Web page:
Vultures help monitor poachers at Zambian park

STORY: Lion and leopard populations in Zambia's Kafue National Park are showing signs of a modest comeback following decades of poaching...

They've been helped by expanded protection strategies, and some innovative approaches.

Like tagging these vultures with satellite trackers so wildlife managers are quickly alerted about poached or poisoned carcasses... helping to save both the birds and the big cats.

In many parts of Africa, livestock owners will poison cow carcasses with deadly agricultural pesticides to kill the cats that come to feast.... a retribution for lions eating their cattle.

But the carcasses also attract critically endangered white-backed and hooded vultures.

Kim Young-Overton is the director of Kavango-Zambezi Transfrontier Conservation Area program at Panthera, a global conservation organization.

"If there is poisoning events that are happening, then by using the vultures, we can really get a head start on where those poisoning events may be occurring. And so it's really good to have the vulture program in place already within the park to really help us understand and get ahead of the game if there are poisoning events."

Since 2021, the zoo team has tagged 19 vultures in Zambia, draping tiny backpacks containing the satellite tags over their wings.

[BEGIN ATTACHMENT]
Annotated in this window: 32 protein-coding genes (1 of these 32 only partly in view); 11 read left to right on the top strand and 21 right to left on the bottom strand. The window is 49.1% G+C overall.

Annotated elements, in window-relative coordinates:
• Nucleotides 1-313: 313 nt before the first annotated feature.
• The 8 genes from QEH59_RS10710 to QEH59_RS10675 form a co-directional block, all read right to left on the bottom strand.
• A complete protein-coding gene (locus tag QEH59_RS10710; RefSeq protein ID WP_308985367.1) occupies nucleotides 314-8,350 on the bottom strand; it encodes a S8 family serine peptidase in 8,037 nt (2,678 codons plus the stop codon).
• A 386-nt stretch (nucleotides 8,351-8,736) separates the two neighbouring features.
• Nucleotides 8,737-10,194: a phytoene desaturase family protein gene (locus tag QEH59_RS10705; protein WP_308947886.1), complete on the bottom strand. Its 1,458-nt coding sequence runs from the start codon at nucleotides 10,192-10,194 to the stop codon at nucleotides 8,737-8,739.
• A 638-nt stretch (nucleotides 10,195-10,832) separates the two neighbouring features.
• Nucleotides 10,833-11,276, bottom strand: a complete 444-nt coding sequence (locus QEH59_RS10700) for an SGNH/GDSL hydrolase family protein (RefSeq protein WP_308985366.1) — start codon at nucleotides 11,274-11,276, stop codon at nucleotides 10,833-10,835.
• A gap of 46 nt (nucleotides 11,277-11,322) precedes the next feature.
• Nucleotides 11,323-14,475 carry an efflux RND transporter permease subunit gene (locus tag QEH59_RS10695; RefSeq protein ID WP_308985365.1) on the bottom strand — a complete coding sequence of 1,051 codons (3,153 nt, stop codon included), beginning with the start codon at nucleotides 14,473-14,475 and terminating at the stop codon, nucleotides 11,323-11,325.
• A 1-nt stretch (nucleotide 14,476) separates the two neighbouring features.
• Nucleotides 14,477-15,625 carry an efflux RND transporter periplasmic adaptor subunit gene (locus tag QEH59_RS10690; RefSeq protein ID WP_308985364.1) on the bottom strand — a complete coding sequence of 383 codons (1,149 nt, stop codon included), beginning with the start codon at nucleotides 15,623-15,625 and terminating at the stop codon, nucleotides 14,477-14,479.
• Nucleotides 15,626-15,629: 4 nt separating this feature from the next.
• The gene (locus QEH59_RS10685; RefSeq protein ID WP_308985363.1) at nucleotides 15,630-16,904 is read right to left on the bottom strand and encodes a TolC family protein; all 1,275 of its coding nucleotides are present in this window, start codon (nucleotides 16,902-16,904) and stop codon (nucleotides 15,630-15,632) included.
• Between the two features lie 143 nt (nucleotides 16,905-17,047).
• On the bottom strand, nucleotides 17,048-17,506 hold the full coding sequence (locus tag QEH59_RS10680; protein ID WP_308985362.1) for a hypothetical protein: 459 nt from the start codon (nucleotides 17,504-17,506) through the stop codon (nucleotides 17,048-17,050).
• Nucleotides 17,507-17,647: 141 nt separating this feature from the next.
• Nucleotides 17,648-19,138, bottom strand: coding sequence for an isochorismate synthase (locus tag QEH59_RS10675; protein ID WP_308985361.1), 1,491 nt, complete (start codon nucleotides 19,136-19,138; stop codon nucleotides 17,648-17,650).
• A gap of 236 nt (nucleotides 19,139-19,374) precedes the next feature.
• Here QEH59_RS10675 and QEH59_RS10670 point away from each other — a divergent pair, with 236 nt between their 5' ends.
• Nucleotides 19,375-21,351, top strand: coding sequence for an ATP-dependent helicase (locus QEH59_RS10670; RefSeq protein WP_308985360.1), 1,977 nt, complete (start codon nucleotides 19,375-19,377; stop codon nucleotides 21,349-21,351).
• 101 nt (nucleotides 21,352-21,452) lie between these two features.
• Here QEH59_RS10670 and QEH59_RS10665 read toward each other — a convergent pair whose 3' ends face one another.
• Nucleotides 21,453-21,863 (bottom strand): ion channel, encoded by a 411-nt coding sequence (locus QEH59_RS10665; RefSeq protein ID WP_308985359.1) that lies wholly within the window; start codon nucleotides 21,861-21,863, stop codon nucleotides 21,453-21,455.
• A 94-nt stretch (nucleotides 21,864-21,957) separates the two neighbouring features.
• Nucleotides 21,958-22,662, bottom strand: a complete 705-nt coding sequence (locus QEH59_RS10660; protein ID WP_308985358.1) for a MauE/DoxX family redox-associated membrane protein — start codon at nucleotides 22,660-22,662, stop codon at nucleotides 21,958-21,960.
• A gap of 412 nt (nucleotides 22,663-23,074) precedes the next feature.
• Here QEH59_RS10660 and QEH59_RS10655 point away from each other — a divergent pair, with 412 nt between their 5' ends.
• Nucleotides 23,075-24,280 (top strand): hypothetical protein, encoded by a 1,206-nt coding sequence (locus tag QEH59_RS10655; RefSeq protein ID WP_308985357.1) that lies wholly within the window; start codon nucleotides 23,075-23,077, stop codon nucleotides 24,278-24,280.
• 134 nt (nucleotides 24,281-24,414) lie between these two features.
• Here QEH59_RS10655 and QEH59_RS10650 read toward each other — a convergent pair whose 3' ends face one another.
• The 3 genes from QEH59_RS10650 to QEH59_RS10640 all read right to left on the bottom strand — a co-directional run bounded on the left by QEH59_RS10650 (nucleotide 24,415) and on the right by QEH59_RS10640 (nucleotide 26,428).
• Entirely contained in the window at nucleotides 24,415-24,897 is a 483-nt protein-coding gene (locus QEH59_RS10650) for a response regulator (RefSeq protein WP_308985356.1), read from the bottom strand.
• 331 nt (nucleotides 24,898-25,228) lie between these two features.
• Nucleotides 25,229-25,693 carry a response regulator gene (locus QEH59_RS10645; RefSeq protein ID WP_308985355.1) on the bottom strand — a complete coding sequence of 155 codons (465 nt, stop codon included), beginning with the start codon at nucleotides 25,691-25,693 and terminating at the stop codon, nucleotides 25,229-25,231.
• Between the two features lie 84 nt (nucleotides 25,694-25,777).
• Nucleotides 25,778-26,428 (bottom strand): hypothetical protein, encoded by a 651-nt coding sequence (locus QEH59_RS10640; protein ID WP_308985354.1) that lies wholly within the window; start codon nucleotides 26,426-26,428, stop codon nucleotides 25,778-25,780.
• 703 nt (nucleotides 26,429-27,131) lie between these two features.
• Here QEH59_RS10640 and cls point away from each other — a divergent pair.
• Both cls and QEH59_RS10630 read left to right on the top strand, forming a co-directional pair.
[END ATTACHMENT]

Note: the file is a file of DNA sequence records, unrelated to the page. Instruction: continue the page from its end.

Their population has declined by more than 90% across West Africa in the past 40 years, largely due to poisoning.

Corinne Kendall, the program lead, is from the North Carolina Zoo.

"Both white-backed and hooded vultures are critically endangered species, so they're actually more endangered than lions. // We're really concerned about both species because they play such a critical role in terms of disease control and waste removal. So the loss of vultures should be just as big a concern to us as the loss of more charismatic animals like lions."

The tagged vultures have led conservationists to two suspected poisoning incidents near the park.

That's according to a new report shared exclusively with Reuters.

In such incidents, park staff can dispose of the carcass and try to track down the perpetrator.

Big cat densities across Kafue remained stable and in some cases increased from 2018 to 2022 after decades of poaching, according to the report.

The deployment of some 40 anti-poaching patrol teams has helped.

(Kim Young-Overton)

"What we do know is what interventions have been, and how those and the outcomes from those interventions are quite consistent with the thinking that leopard numbers do seem to have increased post the replacement or demand reduction interventions that we've put in place to reduce direct targeted poaching of leopards. And that lion numbers do seem to have responded to the law enforcement institute territorial patrolling and the intensive protection zones."